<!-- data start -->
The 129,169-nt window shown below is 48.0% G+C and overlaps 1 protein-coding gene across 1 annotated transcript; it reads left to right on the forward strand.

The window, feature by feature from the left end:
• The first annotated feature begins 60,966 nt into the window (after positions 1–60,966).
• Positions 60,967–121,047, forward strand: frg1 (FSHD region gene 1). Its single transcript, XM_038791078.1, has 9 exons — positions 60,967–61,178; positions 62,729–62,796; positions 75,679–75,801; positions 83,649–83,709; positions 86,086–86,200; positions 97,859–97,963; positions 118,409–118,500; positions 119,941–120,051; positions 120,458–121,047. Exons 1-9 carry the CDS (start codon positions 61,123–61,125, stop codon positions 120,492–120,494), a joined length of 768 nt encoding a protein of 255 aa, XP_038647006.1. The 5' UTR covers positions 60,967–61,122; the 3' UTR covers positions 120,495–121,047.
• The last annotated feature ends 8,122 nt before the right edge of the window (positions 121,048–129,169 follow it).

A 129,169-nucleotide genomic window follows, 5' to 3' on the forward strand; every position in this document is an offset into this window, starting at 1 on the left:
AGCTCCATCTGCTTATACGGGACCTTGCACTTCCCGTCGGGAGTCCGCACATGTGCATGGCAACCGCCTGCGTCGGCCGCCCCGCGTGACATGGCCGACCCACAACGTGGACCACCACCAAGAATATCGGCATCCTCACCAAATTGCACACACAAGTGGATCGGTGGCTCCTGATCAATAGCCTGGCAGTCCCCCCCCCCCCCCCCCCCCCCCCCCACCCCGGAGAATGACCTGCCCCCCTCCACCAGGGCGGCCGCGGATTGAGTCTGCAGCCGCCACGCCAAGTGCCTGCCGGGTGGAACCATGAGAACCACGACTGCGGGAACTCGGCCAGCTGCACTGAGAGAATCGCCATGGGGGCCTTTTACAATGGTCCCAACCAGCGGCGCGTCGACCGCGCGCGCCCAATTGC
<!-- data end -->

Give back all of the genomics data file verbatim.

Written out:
The 129,169-nt window shown below is 48.0% G+C and overlaps 1 protein-coding gene across 1 annotated transcript; it reads left to right on the forward strand.

The window, feature by feature from the left end:
• The first annotated feature begins 60,966 nt into the window (after positions 1–60,966).
• Positions 60,967–121,047, forward strand: frg1 (FSHD region gene 1). Its single transcript, XM_038791078.1, has 9 exons — positions 60,967–61,178; positions 62,729–62,796; positions 75,679–75,801; positions 83,649–83,709; positions 86,086–86,200; positions 97,859–97,963; positions 118,409–118,500; positions 119,941–120,051; positions 120,458–121,047. Exons 1-9 carry the CDS (start codon positions 61,123–61,125, stop codon positions 120,492–120,494), a joined length of 768 nt encoding a protein of 255 aa, XP_038647006.1. The 5' UTR covers positions 60,967–61,122; the 3' UTR covers positions 120,495–121,047.
• The last annotated feature ends 8,122 nt before the right edge of the window (positions 121,048–129,169 follow it).

A 129,169-nucleotide genomic window follows, 5' to 3' on the forward strand; every position in this document is an offset into this window, starting at 1 on the left:
AGCTCCATCTGCTTATACGGGACCTTGCACTTCCCGTCGGGAGTCCGCACATGTGCATGGCAACCGCCTGCGTCGGCCGCCCCGCGTGACATGGCCGACCCACAACGTGGACCACCACCAAGAATATCGGCATCCTCACCAAATTGCACACACAAGTGGATCGGTGGCTCCTGATCAATAGCCTGGCAGTCCCCCCCCCCCCCCCCCCCCCCCCCCACCCCGGAGAATGACCTGCCCCCCTCCACCAGGGCGGCCGCGGATTGAGTCTGCAGCCGCCACGCCAAGTGCCTGCCGGGTGGAACCATGAGAACCACGACTGCGGGAACTCGGCCAGCTGCACTGAGAGAATCGCCATGGGGGCCTTTTACAATGGTCCCAACCAGCGGCGCGTCGACCGCGCGCGCCCAATTGC